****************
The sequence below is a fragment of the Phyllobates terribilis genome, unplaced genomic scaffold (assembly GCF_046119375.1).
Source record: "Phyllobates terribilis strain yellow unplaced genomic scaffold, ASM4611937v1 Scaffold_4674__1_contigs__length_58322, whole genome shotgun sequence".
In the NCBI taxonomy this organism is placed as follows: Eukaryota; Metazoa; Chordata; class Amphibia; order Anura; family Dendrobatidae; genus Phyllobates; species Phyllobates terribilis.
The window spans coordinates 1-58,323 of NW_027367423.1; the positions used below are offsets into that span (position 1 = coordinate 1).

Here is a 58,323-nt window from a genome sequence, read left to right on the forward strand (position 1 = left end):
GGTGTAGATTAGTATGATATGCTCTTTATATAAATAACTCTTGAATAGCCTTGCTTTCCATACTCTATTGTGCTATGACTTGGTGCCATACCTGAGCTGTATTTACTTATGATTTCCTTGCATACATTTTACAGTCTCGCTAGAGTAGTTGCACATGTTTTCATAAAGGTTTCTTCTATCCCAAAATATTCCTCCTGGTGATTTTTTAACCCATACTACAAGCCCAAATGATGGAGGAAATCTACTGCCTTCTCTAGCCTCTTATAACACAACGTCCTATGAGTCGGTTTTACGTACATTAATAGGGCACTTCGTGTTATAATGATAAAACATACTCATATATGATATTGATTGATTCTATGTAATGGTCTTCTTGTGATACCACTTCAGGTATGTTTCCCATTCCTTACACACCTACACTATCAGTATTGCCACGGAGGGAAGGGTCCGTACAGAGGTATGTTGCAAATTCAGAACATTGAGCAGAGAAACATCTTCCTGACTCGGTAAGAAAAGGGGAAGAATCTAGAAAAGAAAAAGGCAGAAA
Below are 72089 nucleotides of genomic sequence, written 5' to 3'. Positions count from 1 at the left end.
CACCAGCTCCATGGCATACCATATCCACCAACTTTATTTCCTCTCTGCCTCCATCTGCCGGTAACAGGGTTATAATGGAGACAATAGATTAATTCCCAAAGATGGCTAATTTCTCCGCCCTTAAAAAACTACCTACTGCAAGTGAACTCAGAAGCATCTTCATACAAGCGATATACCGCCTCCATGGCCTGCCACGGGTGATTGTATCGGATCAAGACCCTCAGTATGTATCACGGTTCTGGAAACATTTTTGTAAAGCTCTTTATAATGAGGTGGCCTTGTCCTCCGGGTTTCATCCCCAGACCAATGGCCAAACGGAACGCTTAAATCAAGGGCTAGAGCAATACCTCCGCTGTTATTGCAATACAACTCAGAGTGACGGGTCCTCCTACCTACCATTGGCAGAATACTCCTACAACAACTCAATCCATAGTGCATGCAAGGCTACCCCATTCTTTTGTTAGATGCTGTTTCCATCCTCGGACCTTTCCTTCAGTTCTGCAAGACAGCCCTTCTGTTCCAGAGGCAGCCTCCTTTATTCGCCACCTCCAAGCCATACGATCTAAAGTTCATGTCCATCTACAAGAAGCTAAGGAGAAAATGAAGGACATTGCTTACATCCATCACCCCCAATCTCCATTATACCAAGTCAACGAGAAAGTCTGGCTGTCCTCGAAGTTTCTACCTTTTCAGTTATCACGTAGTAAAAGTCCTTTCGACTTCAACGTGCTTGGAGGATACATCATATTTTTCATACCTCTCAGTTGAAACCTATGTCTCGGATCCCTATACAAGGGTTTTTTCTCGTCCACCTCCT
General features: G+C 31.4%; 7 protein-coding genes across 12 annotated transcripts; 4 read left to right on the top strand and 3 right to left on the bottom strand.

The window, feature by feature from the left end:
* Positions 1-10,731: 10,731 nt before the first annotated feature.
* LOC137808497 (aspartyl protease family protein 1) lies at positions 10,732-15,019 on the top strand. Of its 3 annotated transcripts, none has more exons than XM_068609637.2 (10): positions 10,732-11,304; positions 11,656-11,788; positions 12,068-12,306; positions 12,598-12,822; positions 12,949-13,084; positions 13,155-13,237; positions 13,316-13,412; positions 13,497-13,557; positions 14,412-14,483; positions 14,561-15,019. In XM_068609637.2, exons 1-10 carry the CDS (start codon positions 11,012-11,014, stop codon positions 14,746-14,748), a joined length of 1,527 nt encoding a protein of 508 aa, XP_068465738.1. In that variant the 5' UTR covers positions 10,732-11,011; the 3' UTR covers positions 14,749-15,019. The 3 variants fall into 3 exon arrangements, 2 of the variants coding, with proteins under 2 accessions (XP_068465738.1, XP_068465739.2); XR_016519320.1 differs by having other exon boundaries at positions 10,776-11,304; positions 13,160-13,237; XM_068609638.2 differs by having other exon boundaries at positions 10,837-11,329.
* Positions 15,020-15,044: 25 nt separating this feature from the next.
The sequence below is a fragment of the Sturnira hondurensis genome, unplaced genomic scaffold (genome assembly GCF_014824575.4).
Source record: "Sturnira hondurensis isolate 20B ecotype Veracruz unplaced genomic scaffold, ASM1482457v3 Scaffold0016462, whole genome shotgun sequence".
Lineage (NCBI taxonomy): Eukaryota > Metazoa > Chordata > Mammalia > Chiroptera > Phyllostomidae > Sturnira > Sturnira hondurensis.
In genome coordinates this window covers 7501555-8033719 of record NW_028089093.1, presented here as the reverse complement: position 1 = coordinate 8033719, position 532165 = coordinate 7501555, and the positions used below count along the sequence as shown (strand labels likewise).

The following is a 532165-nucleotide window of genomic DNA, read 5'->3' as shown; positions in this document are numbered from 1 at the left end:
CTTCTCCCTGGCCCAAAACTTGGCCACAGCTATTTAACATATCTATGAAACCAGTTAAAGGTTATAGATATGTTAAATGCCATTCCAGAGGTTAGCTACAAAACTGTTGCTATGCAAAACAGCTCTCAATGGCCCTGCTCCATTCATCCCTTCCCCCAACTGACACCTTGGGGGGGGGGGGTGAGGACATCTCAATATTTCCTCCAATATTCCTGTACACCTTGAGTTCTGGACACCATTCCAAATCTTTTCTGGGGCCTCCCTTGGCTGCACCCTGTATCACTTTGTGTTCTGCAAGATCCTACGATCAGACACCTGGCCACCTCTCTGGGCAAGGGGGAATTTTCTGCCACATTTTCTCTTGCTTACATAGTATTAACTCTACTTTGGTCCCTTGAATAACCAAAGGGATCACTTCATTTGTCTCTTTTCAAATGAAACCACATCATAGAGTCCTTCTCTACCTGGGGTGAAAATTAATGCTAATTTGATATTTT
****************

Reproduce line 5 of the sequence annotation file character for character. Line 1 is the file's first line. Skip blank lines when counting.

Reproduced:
Here is a 58,323-nt window from a genome sequence, read left to right on the forward strand (position 1 = left end):